Apple has, without an iota of doubt, always exceeded our expectations when it comes to the iPhone’s camera quality. Users do not just use the iPhone to click pictures, but many vloggers and filmmakers have started using the iPhone’s impeccable camera for videomaking. However, filmmaking with the iPhone can be quite a challenge especially if you're not aware of the right tricks and techniques that are required to shoot in low light. This is why we bring the most effective and tested techniques and hacks that you can implement while shooting in low light, especially during the nighttime.
Window Light for Indoors
If you’re shooting in dark indoors during the daytime, one of the best ways to utilize the sunlight is to shoot near the windows and place your iPhone in the opposite direction so that you can get the perfect shot. Another trick that you can use to add a more dramatic effect is to bring the window in the frame and stand in front to allow a more cinematic effect by showing the rays come in.
The night mode, as the name suggests, has been introduced by Apple to allow the users to shoot to capture images during nighttime. You can see the night mode option on your screen after opening the camera app on your iPhone. The night mode icon looks like a crescent, and it reduces the darkness and allows users to capture clearer and more defined images in low light. This has proven to be a very effective feature for filmmakers and bloggers alike.
Keeping your phone steady and still while shooting in low light on your iPhone is, perhaps, one of the most important things you can do as an iPhone filmmaker. This is because the iPhone’s shutter speed slows down while shooting in low light. This means that the time in which the light meets the camera’s sensor is shortened. Thus, if you do not keep your iPhone steady then you will get blurry pictures and grainy videos.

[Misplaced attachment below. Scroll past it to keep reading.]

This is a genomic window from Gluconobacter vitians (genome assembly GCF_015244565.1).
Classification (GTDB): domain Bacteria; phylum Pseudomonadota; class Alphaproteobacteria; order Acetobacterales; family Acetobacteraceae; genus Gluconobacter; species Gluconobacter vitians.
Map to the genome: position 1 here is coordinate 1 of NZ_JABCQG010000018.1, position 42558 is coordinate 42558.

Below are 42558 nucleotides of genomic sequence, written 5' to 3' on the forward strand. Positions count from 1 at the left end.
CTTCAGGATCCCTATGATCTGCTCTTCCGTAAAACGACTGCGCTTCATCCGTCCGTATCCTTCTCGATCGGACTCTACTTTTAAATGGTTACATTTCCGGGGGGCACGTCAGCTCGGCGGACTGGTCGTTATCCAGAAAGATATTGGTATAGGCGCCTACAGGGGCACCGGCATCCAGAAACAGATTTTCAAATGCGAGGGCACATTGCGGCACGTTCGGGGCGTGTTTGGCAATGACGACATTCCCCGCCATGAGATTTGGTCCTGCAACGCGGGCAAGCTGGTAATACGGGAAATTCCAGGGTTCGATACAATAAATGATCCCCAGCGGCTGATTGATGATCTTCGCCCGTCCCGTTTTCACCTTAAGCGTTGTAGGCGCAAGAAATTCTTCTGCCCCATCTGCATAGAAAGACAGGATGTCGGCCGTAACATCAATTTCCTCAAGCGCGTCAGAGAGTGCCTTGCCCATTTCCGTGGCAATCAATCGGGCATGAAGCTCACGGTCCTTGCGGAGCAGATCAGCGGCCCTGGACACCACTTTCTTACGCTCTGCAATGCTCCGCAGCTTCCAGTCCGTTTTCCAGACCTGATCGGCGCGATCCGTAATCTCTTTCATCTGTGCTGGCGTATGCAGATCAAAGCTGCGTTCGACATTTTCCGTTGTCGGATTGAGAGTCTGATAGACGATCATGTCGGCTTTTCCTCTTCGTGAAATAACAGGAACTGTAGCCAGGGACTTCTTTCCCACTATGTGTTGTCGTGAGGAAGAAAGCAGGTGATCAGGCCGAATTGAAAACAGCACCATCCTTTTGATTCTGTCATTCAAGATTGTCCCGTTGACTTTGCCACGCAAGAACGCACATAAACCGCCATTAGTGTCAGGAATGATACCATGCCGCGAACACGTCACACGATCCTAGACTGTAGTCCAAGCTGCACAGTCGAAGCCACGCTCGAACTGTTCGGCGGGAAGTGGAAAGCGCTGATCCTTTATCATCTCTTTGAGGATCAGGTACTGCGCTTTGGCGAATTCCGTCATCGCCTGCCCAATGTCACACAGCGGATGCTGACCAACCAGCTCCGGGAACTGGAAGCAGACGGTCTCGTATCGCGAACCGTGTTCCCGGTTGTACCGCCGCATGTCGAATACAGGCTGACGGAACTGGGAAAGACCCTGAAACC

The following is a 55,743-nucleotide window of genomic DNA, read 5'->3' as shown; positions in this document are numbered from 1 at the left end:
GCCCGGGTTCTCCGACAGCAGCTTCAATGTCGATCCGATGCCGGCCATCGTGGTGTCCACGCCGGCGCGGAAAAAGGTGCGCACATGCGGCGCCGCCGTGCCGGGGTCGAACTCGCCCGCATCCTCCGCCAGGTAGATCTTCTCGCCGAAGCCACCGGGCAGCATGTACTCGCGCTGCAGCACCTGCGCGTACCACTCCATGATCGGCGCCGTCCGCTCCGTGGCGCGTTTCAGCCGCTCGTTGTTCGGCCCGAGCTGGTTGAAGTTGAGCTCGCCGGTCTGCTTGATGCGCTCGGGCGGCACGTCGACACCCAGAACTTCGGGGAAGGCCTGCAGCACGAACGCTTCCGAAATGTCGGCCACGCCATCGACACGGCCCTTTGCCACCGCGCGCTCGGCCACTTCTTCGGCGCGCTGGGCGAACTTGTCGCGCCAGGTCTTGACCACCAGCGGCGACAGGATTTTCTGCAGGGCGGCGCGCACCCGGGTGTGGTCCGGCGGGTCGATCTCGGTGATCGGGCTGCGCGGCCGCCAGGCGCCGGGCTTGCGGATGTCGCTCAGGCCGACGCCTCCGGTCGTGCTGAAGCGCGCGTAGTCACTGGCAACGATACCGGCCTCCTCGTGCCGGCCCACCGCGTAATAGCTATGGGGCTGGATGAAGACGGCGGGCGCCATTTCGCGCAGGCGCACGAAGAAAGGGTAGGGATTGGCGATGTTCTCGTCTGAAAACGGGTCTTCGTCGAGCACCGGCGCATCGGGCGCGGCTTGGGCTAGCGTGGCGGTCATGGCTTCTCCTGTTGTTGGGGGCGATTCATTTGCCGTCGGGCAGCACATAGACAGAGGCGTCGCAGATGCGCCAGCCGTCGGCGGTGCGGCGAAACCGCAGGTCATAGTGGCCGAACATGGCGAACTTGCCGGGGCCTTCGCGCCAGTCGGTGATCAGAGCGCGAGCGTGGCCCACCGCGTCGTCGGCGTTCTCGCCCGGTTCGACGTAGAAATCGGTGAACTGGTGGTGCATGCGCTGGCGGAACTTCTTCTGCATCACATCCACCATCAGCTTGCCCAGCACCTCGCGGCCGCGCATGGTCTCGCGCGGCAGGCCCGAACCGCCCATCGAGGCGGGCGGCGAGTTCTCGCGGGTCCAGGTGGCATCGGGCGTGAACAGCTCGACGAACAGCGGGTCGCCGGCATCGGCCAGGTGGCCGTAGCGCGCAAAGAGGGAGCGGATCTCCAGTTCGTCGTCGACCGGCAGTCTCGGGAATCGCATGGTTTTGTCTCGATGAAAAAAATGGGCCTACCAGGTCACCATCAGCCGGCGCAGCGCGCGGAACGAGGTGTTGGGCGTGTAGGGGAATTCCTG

This technique is also referred to as stabilizing the iPhone. This can also be done by investing in a gorilla pod or tripod or placing your iPhone in a place where it will remain steady
Avoid Zooming In
No matter how advanced or immaculate you think the iPhone’s camera is, it’s still a smartphone camera and not a professional camera. Therefore, it is better to zoom the video by walking towards the object and not by actually zooming in by tapping on the screen. This is because if you zoom in low light, you will surely get extremely grainy and sometimes even blurry images and videos.
Shoot in HDR
HDR is short for High-definition resolution, and it is a feature that has been launched by Apple to allow iPhone users to shoot or film in high resolution. By selecting the HDR effect you get relatively clearer and sharper images with a better color resolution.
Even if you shoot your videos in daylight and with a professional camera, postproduction will always remain an important aspect of filmmaking. Since you’re shooting in low light, it is advisable to add blue filters or highlights and effects that will give your video the color pop it’s lacking.
Black and White
Shooting in low light, especially on a camera phone compromises the color scheme. This is why many filmmakers convert the videos to black and white to make the whole video experience vintage and classy while also keeping the video quality intact.
This is the last but the most important trick of all. To make up for the lack of light while shooting in the dark, the most obvious technique is to use flash. Therefore, use your iPhone’s flash while shooting.
However, while shooting with the flash it’s important to stabilize your iPhone otherwise the camera will lose focus and you will end up with an extremely blurry and out-of-focus video. You can also use ring lights while shooting close-up shots to give the video more color and clarity.
Filmmaking on your iPhone is one of the most enriching experiences for people who have got a strong knack for videomaking yet lack the resources to invest in a professional camera. By implementing these techniques, you will surely experience a significant change in the videos shot on your iPhone.